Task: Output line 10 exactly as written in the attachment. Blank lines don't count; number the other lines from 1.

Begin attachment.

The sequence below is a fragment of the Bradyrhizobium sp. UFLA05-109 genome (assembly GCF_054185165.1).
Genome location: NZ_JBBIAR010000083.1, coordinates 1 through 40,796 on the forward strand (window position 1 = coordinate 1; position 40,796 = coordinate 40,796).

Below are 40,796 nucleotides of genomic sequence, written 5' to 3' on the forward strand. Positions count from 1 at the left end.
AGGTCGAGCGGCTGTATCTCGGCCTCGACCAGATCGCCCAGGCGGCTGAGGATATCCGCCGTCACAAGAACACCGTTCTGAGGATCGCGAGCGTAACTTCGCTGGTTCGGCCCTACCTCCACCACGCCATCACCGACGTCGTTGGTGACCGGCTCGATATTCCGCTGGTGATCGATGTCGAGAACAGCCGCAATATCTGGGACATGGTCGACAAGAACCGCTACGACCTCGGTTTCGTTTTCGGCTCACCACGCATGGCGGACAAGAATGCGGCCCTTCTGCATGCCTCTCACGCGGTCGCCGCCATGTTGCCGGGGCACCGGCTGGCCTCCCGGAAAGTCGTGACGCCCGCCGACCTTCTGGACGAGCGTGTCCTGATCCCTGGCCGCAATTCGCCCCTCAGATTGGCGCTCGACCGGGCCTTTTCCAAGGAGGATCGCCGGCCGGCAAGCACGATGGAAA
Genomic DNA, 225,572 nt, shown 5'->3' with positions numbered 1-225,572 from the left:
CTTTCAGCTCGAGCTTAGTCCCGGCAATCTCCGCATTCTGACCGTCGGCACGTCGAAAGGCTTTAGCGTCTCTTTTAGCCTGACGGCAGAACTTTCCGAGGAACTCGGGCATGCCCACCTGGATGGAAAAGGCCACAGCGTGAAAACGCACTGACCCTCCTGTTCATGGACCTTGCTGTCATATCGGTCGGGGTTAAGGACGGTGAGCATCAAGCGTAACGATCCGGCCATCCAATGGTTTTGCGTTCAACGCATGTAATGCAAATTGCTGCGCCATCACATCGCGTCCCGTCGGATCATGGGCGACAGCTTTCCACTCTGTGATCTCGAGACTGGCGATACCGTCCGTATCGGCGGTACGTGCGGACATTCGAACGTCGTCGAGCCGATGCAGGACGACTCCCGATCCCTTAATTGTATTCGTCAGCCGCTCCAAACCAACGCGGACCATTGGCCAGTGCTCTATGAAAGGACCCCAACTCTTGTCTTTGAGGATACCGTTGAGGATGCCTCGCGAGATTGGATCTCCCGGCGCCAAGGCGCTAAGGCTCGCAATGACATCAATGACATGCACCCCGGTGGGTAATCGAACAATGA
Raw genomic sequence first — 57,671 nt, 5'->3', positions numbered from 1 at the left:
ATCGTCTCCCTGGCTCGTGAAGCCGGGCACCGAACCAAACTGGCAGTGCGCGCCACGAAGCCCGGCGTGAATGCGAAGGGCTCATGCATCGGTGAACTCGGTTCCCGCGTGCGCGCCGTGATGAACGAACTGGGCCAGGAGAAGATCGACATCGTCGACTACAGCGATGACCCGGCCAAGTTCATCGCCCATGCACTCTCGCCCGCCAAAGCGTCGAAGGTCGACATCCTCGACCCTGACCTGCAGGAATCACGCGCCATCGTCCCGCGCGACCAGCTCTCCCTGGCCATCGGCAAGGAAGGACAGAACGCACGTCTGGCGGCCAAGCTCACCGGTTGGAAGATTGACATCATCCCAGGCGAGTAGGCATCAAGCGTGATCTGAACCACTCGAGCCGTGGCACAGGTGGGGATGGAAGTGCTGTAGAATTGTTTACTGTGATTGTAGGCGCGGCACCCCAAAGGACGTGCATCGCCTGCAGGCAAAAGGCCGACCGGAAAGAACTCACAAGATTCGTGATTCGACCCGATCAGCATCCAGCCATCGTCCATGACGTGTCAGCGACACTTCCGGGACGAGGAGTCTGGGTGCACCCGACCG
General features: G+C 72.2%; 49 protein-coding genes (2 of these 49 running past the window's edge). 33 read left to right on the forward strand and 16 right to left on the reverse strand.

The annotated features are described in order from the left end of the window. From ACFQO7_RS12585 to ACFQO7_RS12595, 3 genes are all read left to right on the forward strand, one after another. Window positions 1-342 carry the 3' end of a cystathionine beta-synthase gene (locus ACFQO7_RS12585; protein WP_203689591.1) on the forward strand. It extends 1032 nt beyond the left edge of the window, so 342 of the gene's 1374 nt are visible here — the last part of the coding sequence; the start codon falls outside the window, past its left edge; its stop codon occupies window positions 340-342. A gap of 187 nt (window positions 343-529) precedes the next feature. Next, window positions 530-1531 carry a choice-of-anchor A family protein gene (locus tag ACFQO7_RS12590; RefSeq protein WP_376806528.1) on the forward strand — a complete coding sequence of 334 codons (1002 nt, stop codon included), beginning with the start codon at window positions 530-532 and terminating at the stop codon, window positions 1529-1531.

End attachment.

The annotated features are described in order from the left end of the window. From ACFQO7_RS12585 to ACFQO7_RS12595, 3 genes are all read left to right on the forward strand, one after another. Window positions 1-342 carry the 3' end of a cystathionine beta-synthase gene (locus ACFQO7_RS12585; protein WP_203689591.1) on the forward strand. It extends 1032 nt beyond the left edge of the window, so 342 of the gene's 1374 nt are visible here — the last part of the coding sequence; the start codon falls outside the window, past its left edge; its stop codon occupies window positions 340-342. A gap of 187 nt (window positions 343-529) precedes the next feature. Next, window positions 530-1531 carry a choice-of-anchor A family protein gene (locus tag ACFQO7_RS12590; RefSeq protein WP_376806528.1) on the forward strand — a complete coding sequence of 334 codons (1002 nt, stop codon included), beginning with the start codon at window positions 530-532 and terminating at the stop codon, window positions 1529-1531.